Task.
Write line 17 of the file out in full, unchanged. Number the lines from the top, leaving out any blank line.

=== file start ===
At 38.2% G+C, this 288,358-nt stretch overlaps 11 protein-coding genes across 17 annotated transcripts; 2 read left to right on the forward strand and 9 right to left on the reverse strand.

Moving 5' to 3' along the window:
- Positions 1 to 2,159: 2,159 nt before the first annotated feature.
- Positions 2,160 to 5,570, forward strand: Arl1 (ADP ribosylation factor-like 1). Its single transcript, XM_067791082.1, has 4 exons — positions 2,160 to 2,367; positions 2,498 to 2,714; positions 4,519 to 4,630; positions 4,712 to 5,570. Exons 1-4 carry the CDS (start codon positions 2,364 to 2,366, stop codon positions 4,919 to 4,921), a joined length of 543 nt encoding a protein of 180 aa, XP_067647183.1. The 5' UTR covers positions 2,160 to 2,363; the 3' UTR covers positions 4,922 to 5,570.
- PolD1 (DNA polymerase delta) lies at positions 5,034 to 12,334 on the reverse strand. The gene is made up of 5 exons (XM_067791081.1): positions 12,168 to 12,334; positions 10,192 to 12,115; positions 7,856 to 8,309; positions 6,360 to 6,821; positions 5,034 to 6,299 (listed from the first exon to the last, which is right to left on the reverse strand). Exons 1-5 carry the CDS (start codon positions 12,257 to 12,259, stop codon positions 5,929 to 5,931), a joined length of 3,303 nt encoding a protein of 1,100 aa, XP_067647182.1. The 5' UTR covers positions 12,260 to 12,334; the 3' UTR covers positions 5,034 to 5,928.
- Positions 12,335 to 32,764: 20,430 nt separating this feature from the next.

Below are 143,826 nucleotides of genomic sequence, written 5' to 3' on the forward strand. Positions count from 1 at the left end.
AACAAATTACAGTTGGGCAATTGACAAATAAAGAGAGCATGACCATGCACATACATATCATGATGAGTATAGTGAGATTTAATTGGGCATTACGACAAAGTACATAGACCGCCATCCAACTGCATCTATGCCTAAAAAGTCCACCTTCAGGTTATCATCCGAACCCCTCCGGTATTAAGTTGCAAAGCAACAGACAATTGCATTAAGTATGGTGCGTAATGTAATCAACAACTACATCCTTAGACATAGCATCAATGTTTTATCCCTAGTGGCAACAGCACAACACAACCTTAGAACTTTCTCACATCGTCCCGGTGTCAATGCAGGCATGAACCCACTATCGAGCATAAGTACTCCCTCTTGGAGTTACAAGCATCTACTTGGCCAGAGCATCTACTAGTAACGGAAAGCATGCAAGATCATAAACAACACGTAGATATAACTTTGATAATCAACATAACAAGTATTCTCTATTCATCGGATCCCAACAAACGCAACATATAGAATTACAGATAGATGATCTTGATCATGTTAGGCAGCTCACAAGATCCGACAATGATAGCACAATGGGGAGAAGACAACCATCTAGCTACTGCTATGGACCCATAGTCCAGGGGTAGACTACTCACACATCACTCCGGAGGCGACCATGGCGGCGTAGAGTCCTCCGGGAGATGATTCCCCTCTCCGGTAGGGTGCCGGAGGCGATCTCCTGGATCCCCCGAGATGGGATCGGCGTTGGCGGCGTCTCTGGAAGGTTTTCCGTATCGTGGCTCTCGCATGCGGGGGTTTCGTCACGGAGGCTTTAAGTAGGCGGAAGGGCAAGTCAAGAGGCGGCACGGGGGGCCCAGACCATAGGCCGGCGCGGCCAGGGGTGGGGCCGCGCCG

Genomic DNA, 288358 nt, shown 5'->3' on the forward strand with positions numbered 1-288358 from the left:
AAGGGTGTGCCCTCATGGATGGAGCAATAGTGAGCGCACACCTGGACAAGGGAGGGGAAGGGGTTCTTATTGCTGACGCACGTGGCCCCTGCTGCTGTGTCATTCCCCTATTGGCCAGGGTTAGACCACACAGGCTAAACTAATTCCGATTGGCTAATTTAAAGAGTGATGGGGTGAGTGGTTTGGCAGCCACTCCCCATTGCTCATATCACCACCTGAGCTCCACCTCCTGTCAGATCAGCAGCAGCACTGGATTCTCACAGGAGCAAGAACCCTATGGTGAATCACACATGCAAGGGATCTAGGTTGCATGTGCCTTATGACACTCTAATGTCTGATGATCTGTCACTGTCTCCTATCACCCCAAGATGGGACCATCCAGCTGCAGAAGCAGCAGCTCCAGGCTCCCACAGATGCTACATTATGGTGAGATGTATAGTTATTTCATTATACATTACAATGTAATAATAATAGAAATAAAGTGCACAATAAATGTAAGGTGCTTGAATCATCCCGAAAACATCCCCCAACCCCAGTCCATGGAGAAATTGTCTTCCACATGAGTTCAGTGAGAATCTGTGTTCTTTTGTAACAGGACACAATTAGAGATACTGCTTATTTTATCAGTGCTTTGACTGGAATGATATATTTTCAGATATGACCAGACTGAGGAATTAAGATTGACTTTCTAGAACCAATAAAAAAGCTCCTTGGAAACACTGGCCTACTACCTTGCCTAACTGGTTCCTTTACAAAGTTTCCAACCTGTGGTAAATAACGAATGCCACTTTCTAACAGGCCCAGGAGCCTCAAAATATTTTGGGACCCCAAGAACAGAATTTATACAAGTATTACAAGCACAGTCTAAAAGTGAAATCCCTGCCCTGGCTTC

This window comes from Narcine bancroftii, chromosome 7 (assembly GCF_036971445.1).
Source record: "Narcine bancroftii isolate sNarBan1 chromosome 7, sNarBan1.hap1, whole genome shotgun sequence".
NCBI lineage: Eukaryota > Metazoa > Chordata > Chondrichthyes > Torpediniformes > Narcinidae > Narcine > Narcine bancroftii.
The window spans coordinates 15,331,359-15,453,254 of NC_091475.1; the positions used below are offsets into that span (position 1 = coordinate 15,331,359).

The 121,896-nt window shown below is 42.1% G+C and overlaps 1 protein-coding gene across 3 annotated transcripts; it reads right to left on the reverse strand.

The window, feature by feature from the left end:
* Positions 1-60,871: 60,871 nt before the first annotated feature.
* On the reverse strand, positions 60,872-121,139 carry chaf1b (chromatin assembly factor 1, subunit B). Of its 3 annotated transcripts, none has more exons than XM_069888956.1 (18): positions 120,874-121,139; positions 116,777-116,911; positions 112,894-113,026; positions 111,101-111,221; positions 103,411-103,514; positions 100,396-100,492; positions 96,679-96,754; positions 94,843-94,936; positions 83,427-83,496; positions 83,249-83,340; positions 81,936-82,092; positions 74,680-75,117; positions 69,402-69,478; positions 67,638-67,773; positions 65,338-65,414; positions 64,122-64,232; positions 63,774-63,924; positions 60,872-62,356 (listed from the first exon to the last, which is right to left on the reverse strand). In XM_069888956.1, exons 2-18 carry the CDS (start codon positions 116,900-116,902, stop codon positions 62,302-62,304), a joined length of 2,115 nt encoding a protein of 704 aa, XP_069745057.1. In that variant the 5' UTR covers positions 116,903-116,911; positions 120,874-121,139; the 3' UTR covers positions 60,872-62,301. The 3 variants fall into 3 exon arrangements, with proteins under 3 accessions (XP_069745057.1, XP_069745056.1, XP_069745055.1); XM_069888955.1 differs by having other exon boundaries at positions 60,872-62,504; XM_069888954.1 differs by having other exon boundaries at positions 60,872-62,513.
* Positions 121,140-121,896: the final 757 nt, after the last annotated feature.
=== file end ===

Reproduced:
* Positions 1-60,871: 60,871 nt before the first annotated feature.